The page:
Community

Library helps you navigate your world | Kitsap Week

By JEFF BRODY
Kitsap Regional Library

It may be hard to imagine the continued importance of public libraries in the age of the Internet, Amazon’s online book store and Google/Bing search.The modern library is not a dark, musty-smelling book warehouse patrolled by the quiet police.

Take a look at KRL’s plans for the new Kingston branch library and you’ll see a light, airy welcoming space that encourages people not only to browse the collection but also curl up with a book or meet with others to learn together. It is connected to the Internet with a high-speed, high-capacity portal you can use if you have a laptop, tablet or mobile device; if you don’t own such a device, you can use computers at your public library to connect to jobs or social networks.

While still offering more than 525,000 physical items patrons can borrow, KRL’s modern library system also has collections of thousands of ebooks and downloadable audiobooks, and millions of songs, that you can download and use for free.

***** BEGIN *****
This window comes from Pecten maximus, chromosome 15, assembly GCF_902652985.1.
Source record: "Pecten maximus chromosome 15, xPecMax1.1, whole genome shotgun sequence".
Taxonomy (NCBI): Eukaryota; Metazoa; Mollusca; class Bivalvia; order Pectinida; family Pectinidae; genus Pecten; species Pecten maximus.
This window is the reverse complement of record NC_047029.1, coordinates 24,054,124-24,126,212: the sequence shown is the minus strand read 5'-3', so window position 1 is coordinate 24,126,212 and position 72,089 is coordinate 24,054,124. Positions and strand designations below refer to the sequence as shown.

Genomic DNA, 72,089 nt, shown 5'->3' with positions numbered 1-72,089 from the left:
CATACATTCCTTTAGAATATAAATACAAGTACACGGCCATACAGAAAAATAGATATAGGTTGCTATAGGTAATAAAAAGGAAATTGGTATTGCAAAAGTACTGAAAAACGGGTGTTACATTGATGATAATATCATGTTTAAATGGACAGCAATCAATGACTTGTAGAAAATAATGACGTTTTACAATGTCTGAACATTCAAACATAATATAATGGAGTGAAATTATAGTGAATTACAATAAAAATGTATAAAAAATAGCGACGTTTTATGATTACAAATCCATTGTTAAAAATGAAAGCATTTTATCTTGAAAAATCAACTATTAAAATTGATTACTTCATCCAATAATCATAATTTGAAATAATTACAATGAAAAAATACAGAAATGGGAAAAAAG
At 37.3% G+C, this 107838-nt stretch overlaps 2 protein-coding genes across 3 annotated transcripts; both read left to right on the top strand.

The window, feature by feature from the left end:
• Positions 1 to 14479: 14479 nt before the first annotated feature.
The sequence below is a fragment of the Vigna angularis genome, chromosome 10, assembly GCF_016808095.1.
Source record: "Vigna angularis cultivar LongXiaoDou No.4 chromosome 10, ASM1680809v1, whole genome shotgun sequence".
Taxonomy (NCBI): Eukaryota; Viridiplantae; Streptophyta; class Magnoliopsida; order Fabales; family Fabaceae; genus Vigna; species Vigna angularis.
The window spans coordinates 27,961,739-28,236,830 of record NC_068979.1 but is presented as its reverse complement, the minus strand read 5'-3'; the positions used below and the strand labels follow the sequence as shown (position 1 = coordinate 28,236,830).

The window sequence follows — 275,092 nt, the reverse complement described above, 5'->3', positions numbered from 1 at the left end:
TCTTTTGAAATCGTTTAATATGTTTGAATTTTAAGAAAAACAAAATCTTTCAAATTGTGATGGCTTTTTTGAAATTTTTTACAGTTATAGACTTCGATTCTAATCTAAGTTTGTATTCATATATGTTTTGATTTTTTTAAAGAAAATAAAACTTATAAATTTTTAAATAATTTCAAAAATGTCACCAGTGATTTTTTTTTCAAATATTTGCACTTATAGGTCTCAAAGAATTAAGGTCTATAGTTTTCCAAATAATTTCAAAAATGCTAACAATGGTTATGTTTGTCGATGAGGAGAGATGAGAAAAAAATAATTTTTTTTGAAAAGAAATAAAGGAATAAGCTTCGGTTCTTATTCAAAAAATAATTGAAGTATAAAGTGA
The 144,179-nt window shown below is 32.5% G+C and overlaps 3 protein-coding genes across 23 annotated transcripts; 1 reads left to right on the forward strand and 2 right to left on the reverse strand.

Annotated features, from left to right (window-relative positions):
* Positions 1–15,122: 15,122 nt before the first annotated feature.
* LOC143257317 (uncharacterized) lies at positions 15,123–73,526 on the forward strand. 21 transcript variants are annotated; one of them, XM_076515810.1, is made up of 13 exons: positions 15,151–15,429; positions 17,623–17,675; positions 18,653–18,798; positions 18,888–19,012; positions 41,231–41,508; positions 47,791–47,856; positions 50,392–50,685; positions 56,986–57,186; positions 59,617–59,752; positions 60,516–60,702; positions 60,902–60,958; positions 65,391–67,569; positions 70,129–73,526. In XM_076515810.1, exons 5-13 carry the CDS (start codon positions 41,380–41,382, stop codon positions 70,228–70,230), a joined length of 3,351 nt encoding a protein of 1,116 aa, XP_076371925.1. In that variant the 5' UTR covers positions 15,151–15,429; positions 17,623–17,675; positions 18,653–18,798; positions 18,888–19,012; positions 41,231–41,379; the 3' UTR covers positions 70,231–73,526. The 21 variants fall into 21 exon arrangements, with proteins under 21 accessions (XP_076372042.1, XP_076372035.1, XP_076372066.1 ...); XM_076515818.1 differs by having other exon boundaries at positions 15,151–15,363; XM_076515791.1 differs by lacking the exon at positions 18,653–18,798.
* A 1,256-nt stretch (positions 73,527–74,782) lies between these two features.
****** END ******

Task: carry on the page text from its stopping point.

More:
New community libraries become gathering places and spur economic development. New libraries regularly see double the traffic and activity of the older facilities they replace. Where libraries are located strategically in areas that were in decline, as they were in Boise, Idaho, the new facilities provided a boost that generated redevelopment and new business activity.

All of this is the result of a relatively small cost to local taxpayers. The typical Kitsap household pays about $80 per year toward library service. If you borrow, instead of purchase, a few books, a few DVDs and a couple of music CDs in a year, you will get more in return than you’ve spent for your share of KRL’s operations.

But even more valuable, KRL makes a world of information accessible to you and helps you navigate that world. KRL still gets about 115,000 reference inquiries each year, helping residents find answers to questions for work or school projects. Our reference librarians have even helped local authors write more accurate and detailed books.

The art of library reference is not dead.

— Jeff Brody is communications director of Kitsap Regional Library.

 

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